HOOSIERS TAKE ENERGY MATTERS INTO THEIR OWN HANDS AS D.C. GRIDLOCK CONTINUES
Once seen exclusively as a federal issue, decades of Washington-beltway gridlock on developing a comprehensive national energy policy and alternative sources of energy have caused many states to seek their own solutions. Indiana was among the first states in reviewing statutes and policies in hopes of helping Hoosier families cope with the “squeeze” on their budgets due to rising energy costs.
Indiana continues to seek alternative sources of energy, including wind and clean coal. Benton County is home to the largest wind farm under construction in the country which will produce enough energy to power more than 200,000 homes. Meanwhile, Indiana’s first clean coal gasification plant is under construction in Knox County.
Using agricultural products and by-products as alternative and renewable energy sources are also being explored. The first of its kind in the nation, BioTown USA is designed to meet all of its energy needs with renewable resources while reducing our dependence on foreign oil and creating new opportunities for Hoosier farmers and rural communities.
High gas prices continue to drain Hoosier wallets, but less expensive fuel alternatives are more available and affordable due to a new law, which increases the number of stations selling E-85 – a blend of 85 percent ethanol and 15 percent gasoline. Indiana now has the third highest number of E-85 pumps in the nation.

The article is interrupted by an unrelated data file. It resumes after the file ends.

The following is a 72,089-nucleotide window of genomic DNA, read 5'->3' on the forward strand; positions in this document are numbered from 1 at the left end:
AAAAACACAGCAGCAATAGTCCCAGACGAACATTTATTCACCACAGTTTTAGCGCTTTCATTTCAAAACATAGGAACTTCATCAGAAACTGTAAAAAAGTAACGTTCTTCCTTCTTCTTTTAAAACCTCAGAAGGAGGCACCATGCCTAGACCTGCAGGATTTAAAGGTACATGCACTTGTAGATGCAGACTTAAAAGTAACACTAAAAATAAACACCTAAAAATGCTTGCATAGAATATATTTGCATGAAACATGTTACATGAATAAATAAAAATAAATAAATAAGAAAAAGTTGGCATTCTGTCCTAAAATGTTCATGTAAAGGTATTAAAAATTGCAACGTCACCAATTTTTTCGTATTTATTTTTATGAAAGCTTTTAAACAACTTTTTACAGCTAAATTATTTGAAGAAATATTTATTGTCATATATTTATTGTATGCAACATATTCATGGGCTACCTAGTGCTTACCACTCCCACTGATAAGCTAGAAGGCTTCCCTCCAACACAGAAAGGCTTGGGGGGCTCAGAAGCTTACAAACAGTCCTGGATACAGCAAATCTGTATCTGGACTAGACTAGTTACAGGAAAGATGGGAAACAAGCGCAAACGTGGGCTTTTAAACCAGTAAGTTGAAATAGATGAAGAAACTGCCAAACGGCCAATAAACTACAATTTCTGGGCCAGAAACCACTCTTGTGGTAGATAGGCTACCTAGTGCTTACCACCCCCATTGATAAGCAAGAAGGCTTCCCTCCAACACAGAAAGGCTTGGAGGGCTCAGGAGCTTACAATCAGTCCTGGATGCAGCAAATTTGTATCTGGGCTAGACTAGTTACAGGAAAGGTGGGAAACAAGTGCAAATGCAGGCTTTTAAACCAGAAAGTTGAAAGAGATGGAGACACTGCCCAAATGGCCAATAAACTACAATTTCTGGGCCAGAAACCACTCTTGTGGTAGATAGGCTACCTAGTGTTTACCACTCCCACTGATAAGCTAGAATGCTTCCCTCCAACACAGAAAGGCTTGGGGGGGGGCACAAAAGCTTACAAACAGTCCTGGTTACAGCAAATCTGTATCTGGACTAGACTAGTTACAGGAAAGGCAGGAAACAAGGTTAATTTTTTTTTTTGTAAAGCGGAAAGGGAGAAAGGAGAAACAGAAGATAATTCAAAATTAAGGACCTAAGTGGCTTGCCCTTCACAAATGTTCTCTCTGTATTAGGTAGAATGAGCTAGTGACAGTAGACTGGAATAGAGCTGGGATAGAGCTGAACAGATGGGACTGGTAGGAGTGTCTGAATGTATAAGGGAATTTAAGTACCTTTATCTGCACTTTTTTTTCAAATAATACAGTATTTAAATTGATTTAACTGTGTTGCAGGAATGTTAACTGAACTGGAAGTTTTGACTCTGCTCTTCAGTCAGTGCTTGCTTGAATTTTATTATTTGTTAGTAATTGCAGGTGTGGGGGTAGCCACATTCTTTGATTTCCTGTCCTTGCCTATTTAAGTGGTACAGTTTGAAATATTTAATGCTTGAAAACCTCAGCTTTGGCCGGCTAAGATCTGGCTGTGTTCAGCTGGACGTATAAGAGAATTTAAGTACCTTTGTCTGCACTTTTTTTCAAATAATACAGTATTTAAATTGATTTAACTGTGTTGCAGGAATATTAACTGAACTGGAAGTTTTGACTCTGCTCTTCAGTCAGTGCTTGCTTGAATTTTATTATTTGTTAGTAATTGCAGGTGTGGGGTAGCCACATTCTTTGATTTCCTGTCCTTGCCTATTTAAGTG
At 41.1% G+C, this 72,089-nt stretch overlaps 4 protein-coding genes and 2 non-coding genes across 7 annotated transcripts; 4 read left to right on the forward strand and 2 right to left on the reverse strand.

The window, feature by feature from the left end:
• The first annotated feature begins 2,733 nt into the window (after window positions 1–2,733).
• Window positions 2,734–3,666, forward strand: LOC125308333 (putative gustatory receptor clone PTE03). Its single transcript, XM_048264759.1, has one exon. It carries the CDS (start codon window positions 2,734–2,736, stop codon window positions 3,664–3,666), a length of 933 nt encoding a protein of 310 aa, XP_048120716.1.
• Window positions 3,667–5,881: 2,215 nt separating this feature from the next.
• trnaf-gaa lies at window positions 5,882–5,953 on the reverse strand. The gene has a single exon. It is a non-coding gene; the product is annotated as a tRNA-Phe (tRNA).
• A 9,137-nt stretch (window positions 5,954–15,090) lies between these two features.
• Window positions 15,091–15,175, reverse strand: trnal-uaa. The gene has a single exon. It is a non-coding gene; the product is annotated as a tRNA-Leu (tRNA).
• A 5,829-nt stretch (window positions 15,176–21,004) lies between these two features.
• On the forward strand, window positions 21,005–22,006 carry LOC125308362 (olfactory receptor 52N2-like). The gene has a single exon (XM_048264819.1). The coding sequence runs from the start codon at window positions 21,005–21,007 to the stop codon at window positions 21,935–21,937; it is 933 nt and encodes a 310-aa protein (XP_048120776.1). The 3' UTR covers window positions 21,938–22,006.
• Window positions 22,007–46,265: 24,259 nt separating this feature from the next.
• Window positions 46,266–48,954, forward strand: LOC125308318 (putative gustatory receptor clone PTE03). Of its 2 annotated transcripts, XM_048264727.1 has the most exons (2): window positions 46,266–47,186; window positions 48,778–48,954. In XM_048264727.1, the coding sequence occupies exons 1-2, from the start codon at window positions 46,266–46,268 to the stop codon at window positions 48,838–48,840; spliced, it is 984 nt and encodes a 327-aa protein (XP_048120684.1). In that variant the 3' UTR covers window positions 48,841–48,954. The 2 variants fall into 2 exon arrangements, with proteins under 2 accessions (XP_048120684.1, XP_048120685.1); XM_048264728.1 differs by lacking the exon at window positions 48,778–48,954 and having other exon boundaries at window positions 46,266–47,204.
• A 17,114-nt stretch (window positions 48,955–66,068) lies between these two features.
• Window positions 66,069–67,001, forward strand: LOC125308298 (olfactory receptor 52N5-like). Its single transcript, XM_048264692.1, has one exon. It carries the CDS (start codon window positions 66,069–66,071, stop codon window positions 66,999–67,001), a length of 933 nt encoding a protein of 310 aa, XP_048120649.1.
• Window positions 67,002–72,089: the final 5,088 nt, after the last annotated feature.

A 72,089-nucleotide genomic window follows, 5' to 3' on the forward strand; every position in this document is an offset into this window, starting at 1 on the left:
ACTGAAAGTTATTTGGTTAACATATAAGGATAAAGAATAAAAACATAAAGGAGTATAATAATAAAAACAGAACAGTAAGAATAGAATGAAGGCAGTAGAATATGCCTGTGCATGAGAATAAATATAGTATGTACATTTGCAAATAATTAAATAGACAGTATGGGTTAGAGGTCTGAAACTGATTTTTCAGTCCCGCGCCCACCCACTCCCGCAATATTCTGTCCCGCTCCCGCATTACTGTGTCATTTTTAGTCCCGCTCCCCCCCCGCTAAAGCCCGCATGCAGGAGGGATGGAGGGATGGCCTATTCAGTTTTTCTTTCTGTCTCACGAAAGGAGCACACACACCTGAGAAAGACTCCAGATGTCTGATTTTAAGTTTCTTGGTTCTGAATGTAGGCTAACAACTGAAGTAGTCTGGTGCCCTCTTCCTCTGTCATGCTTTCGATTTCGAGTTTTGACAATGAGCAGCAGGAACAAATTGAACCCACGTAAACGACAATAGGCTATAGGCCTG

What’s more, the world’s largest soy biodiesel plant is now operating in north central Indiana.
Through innovative efforts like these, we are working hard to achieve energy alternatives and savings for Hoosier families.
Meanwhile, there are things our families can do to cut our energy costs:
•Watch your thermostat and consider a programmable one;
•Sign up for budget billing with your home energy provider;
•Install Energy Star appliances, which will help save money on your energy bills and are eligible for a tax credit; and
•Apply for federal Energy Assistance Programs through the Indiana Housing and Community Development Authority (IHCDA). These are available for residents whose household income is less than $15,000 for individuals and $31,800 for a family of four. Last year, 159,000 Hoosiers received assistance. For information, contact the IHCDA at 1-800-872-0371.
Sen. David Long (R-Fort Wayne) is President Pro-Tem of the Indiana Senate. He serves District 16, which includes portions of Fort Wayne.
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